The Guyanese language does not have to be excluded from schools in order for children to learn English

Dear Editor,

I feel that I have to write this letter because of Mr Haseeb S. Yusuf’s letter in your paper of December 8. He says that he wants all the schools in Guyana to become “English speaking zones.” He says that the country is an English-speaking country and thinks that it is the children’s environment that prevents them from passing their English examinations. He says he is ashamed about this. I would very much like to understand what he is ashamed about. And who is he embarrassed about. Usually, when someone is ashamed, it is because somebody has made them feel ashamed. Somebody has made them feel that they are not good enough, or that they have done something wrong. So, I am a little puzzled, and I would like Mr Yusuf to explain this matter of shame a little better.

The other thing Mr Yusuf says is that only the teachers talk English in the classroom. So what does he really mean then when he says that this is an English speaking country? If the teacher is the only person speaking English in the classroom, then he means that another language is being spoken by everyone else at school! That means, this is definitely not an English-speaking country! I think that Mr Yusuf means that some people speak English and many others speak Guyanese. (He calls it ‘Creolese’.)

But Mr Yusuf wants to exclude the people who speak Guyanese from the schools and only allow English speakers to remain. That means Mr Yusuf will be excluding almost all the children, all the cleaners, all the canteen staff; even some principals, and I think some of the teachers themselves will have to be excluded, so that Mr Yusuf can have space to create this English zone. So, who will remain in the schools to help Mr Yusuf set up his zones?

I do wonder sometimes about our Guyanese people. Mr Yusuf wrote this letter in very good English.

I hope that he can read my letter written in reasonably good Guyanese (see editor’s note). And finally, for now, editor, I wonder what other people think about what Mr Yusuf says about this business of an English zone. I am confident that all those people who were raised in the Guyanese language want to learn English too. But why does he have to exclude their language from the schools or prevent them from speaking it in order to get them to learn English? Which country in the developed world does Mr Yusuf think he can go to and get the people’s permission to exclude their language from their schools or prevent them from speaking it? China? Venezuela? France? I definitely do not think so. Truly, Mr Yusuf should be ashamed of himself.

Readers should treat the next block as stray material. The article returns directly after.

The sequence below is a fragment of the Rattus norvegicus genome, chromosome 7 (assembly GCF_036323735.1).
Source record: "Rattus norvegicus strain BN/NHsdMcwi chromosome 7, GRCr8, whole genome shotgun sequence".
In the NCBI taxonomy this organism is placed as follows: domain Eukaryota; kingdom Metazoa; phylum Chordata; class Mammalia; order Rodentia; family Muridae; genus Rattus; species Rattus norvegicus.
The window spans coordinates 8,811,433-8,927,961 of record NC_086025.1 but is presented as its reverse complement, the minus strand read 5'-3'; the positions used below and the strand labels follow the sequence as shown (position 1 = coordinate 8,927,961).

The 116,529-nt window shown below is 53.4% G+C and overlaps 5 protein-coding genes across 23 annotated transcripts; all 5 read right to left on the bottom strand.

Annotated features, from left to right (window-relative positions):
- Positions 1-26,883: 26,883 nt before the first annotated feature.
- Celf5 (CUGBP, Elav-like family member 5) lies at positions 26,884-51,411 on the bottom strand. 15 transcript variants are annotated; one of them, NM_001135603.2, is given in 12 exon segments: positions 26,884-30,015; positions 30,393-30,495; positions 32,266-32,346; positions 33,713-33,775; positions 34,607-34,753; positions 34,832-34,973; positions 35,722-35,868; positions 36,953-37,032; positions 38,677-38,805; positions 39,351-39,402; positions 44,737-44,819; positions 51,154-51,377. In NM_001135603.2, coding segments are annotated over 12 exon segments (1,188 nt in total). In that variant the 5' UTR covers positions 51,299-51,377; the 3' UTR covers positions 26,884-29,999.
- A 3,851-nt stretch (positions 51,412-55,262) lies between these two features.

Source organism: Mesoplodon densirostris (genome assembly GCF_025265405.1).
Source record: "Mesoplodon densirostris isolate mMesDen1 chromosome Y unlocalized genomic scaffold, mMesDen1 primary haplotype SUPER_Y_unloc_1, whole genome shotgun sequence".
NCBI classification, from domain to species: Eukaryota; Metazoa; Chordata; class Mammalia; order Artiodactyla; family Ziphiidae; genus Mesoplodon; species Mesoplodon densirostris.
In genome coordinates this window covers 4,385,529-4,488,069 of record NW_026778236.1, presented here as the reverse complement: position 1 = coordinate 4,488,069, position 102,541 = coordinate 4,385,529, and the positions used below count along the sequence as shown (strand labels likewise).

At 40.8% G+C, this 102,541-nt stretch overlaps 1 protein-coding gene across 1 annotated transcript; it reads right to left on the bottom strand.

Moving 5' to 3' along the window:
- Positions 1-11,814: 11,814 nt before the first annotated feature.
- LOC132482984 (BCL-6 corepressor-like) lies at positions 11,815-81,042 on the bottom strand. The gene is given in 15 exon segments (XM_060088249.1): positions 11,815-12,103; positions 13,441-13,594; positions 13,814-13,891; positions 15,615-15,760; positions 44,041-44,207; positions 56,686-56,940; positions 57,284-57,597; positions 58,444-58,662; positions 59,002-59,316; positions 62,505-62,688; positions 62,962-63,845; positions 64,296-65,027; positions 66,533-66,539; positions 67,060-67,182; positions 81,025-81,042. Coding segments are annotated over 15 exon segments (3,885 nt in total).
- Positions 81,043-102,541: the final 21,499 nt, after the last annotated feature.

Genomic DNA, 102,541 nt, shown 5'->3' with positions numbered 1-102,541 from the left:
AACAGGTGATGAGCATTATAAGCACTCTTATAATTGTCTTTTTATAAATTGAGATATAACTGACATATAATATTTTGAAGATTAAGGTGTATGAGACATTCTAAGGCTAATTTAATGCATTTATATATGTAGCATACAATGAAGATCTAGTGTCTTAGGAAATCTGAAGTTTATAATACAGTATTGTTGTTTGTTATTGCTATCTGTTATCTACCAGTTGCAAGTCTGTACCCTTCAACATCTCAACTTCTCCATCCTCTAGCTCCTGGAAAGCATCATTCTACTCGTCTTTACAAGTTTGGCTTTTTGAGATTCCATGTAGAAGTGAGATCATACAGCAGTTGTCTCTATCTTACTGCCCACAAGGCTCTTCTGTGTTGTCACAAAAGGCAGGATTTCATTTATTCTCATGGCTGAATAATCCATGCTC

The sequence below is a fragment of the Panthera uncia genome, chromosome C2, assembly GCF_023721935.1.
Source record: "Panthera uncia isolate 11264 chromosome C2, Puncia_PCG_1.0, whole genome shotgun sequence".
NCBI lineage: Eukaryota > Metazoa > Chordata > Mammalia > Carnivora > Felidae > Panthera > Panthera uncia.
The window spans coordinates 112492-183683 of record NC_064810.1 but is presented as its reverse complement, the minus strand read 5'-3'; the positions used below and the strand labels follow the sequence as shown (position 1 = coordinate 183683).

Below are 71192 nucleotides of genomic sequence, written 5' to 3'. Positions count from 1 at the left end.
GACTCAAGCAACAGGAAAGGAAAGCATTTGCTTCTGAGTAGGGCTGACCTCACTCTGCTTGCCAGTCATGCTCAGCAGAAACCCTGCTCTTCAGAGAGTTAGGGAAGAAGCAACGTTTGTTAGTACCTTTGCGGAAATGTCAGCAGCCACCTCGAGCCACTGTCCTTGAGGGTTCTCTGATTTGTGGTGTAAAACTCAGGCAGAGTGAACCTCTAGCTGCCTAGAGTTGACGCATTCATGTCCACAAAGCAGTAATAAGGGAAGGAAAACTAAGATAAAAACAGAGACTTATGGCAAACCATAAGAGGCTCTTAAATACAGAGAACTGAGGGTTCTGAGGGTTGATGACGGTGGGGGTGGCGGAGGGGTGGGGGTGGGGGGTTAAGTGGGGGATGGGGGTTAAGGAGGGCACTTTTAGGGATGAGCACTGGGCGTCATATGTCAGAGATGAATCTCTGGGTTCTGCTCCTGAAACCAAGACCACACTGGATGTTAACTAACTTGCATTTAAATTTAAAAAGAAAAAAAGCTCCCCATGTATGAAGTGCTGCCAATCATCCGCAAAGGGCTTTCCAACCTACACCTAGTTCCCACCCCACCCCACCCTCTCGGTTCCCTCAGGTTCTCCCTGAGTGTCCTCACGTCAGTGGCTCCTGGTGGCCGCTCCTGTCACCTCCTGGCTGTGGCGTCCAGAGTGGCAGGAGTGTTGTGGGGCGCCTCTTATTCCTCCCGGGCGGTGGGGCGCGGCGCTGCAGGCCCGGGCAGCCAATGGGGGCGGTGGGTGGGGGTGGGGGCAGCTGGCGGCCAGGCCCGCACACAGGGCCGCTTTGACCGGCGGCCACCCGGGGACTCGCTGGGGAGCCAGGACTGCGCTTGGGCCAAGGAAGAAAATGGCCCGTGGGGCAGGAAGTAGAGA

Yours faithfully,

Charlene Wilkinson

Lecturer

University of Guyana

 

Editor’s note

Ms Wilkinson submitted her letter in “Guyanese”. What appears above is an “English translation” which she supplied. Below we reproduce the first paragraph of her letter in Guyanese:

“Mi fiil mi ga fu rait dis leta bikaaz a di wan wa wan Mista Haseeb S. Yusuf rait in yu peepaz Septemba 8. Ii se ii wahn aal di skuul dem in Gaiyana ton ‘English-speaking Zones”. Ii se di konchrii a wan “English-speaking” konchrii an ii tink se a di plees wa di pikni dem de liv mek dem kyaahn paas dem Ingglish egzam. Ii se ii sheem bout dis. Bot ii na reeli ekspleen wa reeli mek ii sheem. Mi wuda reelii laik fu andastaan wa ii sheem bout. An huu ii sheem fu. Moos taim, wen a badi sheem, a bikaaz sombadi mek dem fiil sheem. Sombadi mek dem fiil, aida dem no gud iinof; ar dem duu somting raang. So mi lil pozl, an mi wuda laik Mr. Yusuf fu ekspleen dis sheem ting lil beta.”

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